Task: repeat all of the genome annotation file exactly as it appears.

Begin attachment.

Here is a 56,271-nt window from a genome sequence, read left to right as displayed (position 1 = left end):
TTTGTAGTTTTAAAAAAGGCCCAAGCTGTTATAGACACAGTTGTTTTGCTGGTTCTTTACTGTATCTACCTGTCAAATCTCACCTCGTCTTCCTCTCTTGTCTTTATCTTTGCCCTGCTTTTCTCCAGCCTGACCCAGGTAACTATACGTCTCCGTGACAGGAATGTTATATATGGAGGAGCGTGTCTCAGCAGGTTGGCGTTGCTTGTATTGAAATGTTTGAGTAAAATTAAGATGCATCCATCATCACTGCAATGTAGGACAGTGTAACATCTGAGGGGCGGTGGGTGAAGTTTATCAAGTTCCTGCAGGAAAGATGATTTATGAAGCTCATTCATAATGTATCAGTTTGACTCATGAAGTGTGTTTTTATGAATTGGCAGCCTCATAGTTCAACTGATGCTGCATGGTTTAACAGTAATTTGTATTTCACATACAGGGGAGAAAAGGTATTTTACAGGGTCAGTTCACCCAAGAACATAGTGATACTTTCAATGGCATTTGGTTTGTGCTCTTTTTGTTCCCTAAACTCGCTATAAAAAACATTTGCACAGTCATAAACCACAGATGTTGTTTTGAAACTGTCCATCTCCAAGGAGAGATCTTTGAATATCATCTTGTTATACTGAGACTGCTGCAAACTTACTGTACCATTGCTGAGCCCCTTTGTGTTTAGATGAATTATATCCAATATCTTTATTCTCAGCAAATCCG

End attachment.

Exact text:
Here is a 56,271-nt window from a genome sequence, read left to right as displayed (position 1 = left end):
TTTGTAGTTTTAAAAAAGGCCCAAGCTGTTATAGACACAGTTGTTTTGCTGGTTCTTTACTGTATCTACCTGTCAAATCTCACCTCGTCTTCCTCTCTTGTCTTTATCTTTGCCCTGCTTTTCTCCAGCCTGACCCAGGTAACTATACGTCTCCGTGACAGGAATGTTATATATGGAGGAGCGTGTCTCAGCAGGTTGGCGTTGCTTGTATTGAAATGTTTGAGTAAAATTAAGATGCATCCATCATCACTGCAATGTAGGACAGTGTAACATCTGAGGGGCGGTGGGTGAAGTTTATCAAGTTCCTGCAGGAAAGATGATTTATGAAGCTCATTCATAATGTATCAGTTTGACTCATGAAGTGTGTTTTTATGAATTGGCAGCCTCATAGTTCAACTGATGCTGCATGGTTTAACAGTAATTTGTATTTCACATACAGGGGAGAAAAGGTATTTTACAGGGTCAGTTCACCCAAGAACATAGTGATACTTTCAATGGCATTTGGTTTGTGCTCTTTTTGTTCCCTAAACTCGCTATAAAAAACATTTGCACAGTCATAAACCACAGATGTTGTTTTGAAACTGTCCATCTCCAAGGAGAGATCTTTGAATATCATCTTGTTATACTGAGACTGCTGCAAACTTACTGTACCATTGCTGAGCCCCTTTGTGTTTAGATGAATTATATCCAATATCTTTATTCTCAGCAAATCCG